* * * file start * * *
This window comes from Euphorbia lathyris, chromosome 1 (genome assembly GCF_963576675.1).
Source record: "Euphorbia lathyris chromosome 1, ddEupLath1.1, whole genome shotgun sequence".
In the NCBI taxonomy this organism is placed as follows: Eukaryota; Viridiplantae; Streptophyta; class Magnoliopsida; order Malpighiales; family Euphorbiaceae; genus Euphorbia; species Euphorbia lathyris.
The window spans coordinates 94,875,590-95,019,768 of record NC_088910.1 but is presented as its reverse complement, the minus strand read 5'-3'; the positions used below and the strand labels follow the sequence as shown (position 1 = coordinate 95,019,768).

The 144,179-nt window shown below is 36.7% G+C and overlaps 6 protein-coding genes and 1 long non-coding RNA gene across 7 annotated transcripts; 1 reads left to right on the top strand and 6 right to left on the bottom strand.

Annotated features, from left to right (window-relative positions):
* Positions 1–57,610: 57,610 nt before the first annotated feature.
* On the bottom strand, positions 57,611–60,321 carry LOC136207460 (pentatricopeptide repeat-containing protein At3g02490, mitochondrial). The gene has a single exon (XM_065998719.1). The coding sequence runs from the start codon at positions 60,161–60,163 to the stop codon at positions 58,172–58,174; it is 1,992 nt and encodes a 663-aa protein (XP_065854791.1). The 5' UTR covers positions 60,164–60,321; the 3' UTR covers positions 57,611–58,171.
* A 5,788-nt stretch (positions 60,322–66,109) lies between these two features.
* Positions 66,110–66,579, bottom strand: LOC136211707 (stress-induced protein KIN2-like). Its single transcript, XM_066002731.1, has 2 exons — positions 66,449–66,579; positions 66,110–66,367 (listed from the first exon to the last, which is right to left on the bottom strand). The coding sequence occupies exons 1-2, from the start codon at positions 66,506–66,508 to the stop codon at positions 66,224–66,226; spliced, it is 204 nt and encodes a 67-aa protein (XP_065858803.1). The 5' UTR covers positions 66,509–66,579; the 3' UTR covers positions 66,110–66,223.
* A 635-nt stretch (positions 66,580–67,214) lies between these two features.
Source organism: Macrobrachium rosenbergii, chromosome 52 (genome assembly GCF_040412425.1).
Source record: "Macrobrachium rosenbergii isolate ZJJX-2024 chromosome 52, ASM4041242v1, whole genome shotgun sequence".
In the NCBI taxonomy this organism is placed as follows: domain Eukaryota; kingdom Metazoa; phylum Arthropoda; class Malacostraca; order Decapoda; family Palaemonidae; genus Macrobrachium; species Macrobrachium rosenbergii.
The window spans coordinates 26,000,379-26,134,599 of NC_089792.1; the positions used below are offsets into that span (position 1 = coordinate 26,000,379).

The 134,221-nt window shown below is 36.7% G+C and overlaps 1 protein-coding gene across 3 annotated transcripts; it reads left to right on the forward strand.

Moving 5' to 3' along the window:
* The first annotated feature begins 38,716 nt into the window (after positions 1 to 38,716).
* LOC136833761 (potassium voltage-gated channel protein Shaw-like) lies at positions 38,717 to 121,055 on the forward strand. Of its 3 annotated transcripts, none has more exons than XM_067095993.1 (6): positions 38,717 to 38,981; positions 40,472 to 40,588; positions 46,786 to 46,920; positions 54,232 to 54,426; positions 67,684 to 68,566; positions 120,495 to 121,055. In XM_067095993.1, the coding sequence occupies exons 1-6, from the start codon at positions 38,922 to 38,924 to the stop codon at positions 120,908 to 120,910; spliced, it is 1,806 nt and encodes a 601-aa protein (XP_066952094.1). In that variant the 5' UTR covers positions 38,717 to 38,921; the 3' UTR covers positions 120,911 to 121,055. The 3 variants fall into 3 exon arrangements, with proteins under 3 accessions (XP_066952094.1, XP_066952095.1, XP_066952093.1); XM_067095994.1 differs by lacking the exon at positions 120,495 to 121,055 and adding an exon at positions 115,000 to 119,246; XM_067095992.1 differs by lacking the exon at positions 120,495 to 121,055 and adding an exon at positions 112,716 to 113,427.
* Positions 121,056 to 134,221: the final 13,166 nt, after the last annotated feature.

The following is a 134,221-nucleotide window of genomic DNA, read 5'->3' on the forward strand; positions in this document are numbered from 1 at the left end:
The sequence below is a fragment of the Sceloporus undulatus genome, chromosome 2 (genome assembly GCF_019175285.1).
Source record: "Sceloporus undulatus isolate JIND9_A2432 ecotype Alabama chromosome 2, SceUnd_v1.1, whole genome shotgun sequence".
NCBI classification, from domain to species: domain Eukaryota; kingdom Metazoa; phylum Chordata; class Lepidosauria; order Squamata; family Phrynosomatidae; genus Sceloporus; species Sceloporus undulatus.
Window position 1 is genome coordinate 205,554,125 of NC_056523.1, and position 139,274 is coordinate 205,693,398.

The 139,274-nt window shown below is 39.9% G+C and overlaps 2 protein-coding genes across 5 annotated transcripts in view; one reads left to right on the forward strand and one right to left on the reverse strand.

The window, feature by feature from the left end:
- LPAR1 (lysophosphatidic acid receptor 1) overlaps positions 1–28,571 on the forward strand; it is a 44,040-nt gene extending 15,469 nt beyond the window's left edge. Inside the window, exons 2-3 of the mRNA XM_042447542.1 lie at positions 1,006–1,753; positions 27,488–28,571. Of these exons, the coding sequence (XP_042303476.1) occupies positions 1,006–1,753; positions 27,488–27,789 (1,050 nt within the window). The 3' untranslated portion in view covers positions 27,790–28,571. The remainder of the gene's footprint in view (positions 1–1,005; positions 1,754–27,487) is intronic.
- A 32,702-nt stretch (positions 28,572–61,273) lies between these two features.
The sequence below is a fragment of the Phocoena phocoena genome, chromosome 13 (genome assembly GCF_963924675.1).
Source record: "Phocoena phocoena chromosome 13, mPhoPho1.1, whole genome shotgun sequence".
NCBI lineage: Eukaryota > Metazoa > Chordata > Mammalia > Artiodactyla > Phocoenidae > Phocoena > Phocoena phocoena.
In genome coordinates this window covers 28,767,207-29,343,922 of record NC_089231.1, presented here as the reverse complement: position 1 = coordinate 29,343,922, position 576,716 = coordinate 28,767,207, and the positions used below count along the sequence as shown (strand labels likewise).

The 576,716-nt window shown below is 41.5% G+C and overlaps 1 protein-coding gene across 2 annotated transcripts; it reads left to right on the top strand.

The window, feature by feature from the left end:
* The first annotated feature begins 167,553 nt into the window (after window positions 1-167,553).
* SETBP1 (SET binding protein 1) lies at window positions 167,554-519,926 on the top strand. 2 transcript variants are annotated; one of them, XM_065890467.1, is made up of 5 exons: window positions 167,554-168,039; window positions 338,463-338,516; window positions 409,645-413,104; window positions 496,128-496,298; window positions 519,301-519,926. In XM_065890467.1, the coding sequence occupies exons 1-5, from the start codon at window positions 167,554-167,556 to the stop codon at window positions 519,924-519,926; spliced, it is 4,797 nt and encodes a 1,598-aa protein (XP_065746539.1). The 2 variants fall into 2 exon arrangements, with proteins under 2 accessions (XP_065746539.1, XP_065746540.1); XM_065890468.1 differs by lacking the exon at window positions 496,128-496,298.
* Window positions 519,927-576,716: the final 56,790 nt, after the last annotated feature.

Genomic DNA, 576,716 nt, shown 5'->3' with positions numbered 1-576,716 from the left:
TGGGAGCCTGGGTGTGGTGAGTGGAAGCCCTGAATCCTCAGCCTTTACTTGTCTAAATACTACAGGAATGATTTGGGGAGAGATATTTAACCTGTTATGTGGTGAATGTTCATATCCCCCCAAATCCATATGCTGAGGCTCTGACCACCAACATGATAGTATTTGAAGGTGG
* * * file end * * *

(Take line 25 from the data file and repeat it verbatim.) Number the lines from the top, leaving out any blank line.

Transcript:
Window position 1 is genome coordinate 205,554,125 of NC_056523.1, and position 139,274 is coordinate 205,693,398.